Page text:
I have successfully salvaged the backlight module of a LG LP133WF2(SP)(A1) laptop LCD display, which meant in addition to all the lessons I learned along the way, I now have a rectangular ~15″ diagonal LED panel that can emit diffuse white light. What do I do with this light? I looked around at places in my life where I felt I had a lighting challenge, and the most relevant issue in these pandemic times is my webcam for video calls.
Right now my primary workstation is in a room with decent sunshine during the day but only a dim overhead light at night. Resulting in grainy video as the camera struggles to capture limited light, and the position of the light also cast some unfortunate shadows. There is a far stronger light in the room, but it is set up to illuminate my workbench behind me. If I forget to turn that light off during a video call, I can immediately tell there’s a problem because I turn into a silhouette on camera. What I need is a light behind the webcam, which is something I can easily buy. There’s an entire product category for this usually in the form of a ring that surrounds the camera. What I have on hand is a rectangle and not a ring but I still want to try it. To test this idea I’ll need a way to mount the panel on top of my computer monitor.
Since this is supposed to be a quick test, I didn’t want to go full out with CAD and 3D printing. I pulled some cardboard boxes out of the paper recycle bin and happily started cutting with my Canary cutter. It was a highly iterative trial and error process and after a few hours I had a cardboard contraption that held the panel above my monitor, sitting on its top edge.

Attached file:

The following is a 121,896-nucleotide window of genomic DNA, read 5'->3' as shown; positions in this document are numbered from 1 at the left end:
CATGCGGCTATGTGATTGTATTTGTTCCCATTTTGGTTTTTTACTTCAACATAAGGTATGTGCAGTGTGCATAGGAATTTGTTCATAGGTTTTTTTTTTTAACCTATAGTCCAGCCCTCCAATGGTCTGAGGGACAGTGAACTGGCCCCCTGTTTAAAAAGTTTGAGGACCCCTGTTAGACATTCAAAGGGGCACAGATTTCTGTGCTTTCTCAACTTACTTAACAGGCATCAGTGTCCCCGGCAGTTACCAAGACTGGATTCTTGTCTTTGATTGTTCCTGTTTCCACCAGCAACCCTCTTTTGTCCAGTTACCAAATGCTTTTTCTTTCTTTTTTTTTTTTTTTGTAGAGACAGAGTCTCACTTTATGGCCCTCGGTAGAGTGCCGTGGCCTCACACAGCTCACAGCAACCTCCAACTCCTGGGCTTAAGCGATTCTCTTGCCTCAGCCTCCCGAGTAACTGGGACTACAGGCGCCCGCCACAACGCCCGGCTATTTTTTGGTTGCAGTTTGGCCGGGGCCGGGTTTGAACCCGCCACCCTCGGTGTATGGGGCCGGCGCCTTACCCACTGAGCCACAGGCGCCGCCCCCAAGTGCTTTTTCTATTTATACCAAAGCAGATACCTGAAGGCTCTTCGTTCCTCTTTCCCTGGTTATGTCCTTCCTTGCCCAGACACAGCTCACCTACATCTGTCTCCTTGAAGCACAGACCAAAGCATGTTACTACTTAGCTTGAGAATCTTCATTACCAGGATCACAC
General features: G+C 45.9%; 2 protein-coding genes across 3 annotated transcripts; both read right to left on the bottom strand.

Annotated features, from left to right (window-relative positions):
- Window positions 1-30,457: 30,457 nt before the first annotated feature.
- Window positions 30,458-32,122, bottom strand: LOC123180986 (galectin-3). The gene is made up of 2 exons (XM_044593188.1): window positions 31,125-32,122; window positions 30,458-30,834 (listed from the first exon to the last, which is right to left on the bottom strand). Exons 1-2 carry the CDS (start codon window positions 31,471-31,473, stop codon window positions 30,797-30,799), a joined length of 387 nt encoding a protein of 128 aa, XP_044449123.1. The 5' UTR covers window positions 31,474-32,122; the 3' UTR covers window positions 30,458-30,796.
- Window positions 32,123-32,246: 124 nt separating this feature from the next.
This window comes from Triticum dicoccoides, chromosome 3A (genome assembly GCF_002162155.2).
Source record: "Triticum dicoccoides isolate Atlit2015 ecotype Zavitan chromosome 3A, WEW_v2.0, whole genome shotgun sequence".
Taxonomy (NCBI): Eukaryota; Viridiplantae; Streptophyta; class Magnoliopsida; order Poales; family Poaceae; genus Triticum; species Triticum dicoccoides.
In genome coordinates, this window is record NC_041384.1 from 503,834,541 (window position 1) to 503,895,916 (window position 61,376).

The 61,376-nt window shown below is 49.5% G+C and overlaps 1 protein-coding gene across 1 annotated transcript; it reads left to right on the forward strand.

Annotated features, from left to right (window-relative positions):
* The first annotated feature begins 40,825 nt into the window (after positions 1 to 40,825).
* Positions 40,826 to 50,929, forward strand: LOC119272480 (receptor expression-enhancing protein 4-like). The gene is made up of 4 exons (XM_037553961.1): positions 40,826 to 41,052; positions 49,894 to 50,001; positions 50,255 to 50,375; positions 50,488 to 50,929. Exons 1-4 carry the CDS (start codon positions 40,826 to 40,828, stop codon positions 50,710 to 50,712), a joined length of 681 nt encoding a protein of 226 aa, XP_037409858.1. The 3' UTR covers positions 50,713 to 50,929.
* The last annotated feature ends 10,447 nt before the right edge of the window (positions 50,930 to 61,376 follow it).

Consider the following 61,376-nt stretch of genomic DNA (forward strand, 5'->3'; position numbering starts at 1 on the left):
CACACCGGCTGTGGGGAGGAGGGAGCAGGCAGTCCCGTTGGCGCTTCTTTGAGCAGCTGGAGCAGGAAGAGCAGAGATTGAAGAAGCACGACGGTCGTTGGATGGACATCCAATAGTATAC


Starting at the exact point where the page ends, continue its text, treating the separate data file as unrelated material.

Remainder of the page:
This top edge mechanism was the trickiest part of the design as it needed to be strong enough to hold the weight of the entire assembly. This assembly was heavier than I had originally planned because I didn’t foresee the very obvious fact the panel would make the assembly top heavy unless I added a counterweight (in the form of a large lithium polymer battery pack) sitting below the lip in order to drop the center of gravity. This is too much weight for just cardboard to hold against, so I had to pull in some plastic to help. But still no 3D printing: I cut up an used-up Starbucks gift card into an inverted U shape to give me the necessary strength at this key junction on top of the monitor.
This is definitely not the final design. I want to move the panel lower and further away from my face so it is directly behind the camera instead of above it. I chose the current panel height because I needed to be able to reach the brightness adjustment knob mounted in the lower left. After I put this box together, I realized I could have easily rotated the panel 180 degrees so the knob is in the top right corner instead of the lower left, allowing me to sink the bottom edge below the camera. Alternatively, I could have the brightness PWM adjustment module as an external module mounted elsewhere.
So that is the first and most significant change I want to make for the next iteration, but I’ll use this cardboard first draft for a little while longer and see what other issues I might want to address. In the meantime I proceed to the next backlight exercise with an Amazon Fire tablet.